#MakeItHappen Project in Action: Jewish Time


Sarah is currently studying in a teacher training program in Be'er Sheva, Israel. She is passionate about education and trying to enhance the culture of communal Jewish learning in the periphery of Israel as a means of enriching people's spiritual, intellectual and communal life.

Sarah's idea to bring her local community together in exploring and celebrating the Jewish concept of time was chosen to receive a #MakeItHappen micro grant! #MakeItHappen asked young Jews from around the world to submit ideas for what they would do to create a meaningful experience in their Jewish communities. With the support of several community partners, more than 150 ideas were selected to receive a $1k or $5k micro grant to help them go from dream to reality!

Describe your #MakeItHappen project idea and how it came to life.

Our project was designed in order to help bring young Jewish culture to the community of Be'er Sheva. Jewish life in the periphery of Israel is mainly comprised of older and more conservative synagogues. Many youngsters in Be'er Sheva want to be part of a young and social circle of Jewish culture, but don't have a community with which to do that. We wanted to create a forum of dynamic Jewish culture so we designed an evening of study and music. The main theme of the evening was the concept of Jewish time.

What was your favorite moment from your #MakeItHappen event?

Our favorite moment was during Persian-Jewish musician Moreen Nehedar's performance, when the audience started singing along with her. Even a grandmother who came to see the performance got up and started singing along. She later explained that this was the song her mother used to sing her to sleep with, and that through that song she could connect to her own personal feeling of time; that song managed to bridge the gap.

What was the biggest challenge you faced in putting your idea into action and how did you overcome this?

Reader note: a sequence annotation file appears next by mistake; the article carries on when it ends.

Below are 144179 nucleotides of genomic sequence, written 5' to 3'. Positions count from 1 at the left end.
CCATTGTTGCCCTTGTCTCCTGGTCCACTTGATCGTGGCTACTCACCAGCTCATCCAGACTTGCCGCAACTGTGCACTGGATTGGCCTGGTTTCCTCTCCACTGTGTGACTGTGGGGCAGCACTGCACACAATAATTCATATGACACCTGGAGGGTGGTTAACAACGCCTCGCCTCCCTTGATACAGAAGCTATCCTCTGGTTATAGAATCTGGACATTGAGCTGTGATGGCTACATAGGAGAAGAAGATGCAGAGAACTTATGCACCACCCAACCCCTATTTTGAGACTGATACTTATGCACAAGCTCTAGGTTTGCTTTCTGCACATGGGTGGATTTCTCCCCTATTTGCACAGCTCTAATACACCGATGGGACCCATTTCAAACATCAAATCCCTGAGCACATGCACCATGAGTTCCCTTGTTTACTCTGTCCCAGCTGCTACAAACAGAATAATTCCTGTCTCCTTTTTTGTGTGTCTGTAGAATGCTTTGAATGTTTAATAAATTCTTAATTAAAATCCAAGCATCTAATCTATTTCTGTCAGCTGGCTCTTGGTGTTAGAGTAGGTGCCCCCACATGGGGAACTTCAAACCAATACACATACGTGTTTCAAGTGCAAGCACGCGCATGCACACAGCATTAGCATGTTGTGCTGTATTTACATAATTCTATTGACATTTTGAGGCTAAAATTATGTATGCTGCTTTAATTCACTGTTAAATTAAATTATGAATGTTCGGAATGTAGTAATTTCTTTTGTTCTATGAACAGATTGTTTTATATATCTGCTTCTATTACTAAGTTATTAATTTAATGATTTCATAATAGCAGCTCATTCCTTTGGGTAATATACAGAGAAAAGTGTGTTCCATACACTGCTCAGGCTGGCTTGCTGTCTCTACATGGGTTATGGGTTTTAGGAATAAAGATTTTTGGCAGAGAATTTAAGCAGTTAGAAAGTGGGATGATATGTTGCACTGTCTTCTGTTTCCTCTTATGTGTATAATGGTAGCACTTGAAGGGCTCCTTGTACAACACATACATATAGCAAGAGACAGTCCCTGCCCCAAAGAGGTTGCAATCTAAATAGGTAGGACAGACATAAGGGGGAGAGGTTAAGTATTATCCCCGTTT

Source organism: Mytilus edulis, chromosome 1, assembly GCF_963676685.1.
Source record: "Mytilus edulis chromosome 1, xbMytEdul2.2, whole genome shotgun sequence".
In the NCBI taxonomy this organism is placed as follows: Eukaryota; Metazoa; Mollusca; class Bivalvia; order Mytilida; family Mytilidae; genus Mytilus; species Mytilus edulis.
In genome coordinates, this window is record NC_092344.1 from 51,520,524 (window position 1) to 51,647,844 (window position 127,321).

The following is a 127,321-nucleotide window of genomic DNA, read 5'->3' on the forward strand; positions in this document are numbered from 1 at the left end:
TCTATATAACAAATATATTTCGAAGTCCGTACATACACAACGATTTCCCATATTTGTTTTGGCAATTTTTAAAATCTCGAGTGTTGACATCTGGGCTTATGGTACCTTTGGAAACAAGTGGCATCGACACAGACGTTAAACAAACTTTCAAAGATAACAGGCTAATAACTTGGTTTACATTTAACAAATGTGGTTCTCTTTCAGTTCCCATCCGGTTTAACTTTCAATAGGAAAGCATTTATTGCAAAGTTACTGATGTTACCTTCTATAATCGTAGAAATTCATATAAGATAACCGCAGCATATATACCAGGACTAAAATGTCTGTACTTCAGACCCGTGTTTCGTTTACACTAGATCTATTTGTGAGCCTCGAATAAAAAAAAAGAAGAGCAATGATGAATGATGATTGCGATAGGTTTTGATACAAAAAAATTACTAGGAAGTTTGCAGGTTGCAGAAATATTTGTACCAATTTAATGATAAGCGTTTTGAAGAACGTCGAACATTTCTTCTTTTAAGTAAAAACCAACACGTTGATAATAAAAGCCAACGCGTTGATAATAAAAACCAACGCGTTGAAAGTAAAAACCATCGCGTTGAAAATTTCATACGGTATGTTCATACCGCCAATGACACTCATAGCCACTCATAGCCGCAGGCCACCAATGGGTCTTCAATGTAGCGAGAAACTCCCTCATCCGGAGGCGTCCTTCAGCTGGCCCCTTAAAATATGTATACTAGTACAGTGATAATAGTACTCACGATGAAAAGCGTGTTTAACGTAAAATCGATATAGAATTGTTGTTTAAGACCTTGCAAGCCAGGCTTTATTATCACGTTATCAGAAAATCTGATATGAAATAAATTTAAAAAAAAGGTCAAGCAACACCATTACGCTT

Our biggest challenge was publicity. We had a a small budget, so we couldn't get to ALL of the Be'er Sheva community, but we manged to push the word out through the internet and printed advertisements in schools and public spaces.

If you could plan a follow up event, what would it look like and why?

It would be another study and cultural session, since we saw that people were really eager for a framework to study in a less formal and less conservative environment. Ideally, we would do a study session along with an improvisation performance around the time of Pesach discussing the idea of freedom.

What does your future hold?

I established and now run a pluralistic, community-based Beit Midrash in Be'er Sheva, the first of its kind. I feel very strongly about creating a young, thriving and active Jewish culture in the periphery of Israel. I am also studying to be a geography and Jewish studies teacher for the high school level. I plan to continue being active in both the formal and informal education system.

If you could have invited anyone from history to your event, who would it have been and why?

I would have invited Moses so that we could hear his thoughts about how we understand the tradition he helped pass down to us.

If you could invent a new Jewish holiday, what would it celebrate and when would it occur?

I would invent a holiday celebrating the fact that we are all "different but equal", it would take place on the Sabbath throughout Jewish communities around the world.

Read more about Sarah's #MakeItHappen project here.

The Schusterman Family Foundation is proud to empower emerging leaders to explore their values, identity and new ways to strengthen their communities. We believe that as we work together to repair the world, it is important to share our diverse experiences and perspectives along the way. We encourage the expression of personal thoughts and reflections here on the Schusterman blog. Each post reflects solely the opinion of its author and does not necessarily represent the views of the Foundation, its partner organizations or all program participants.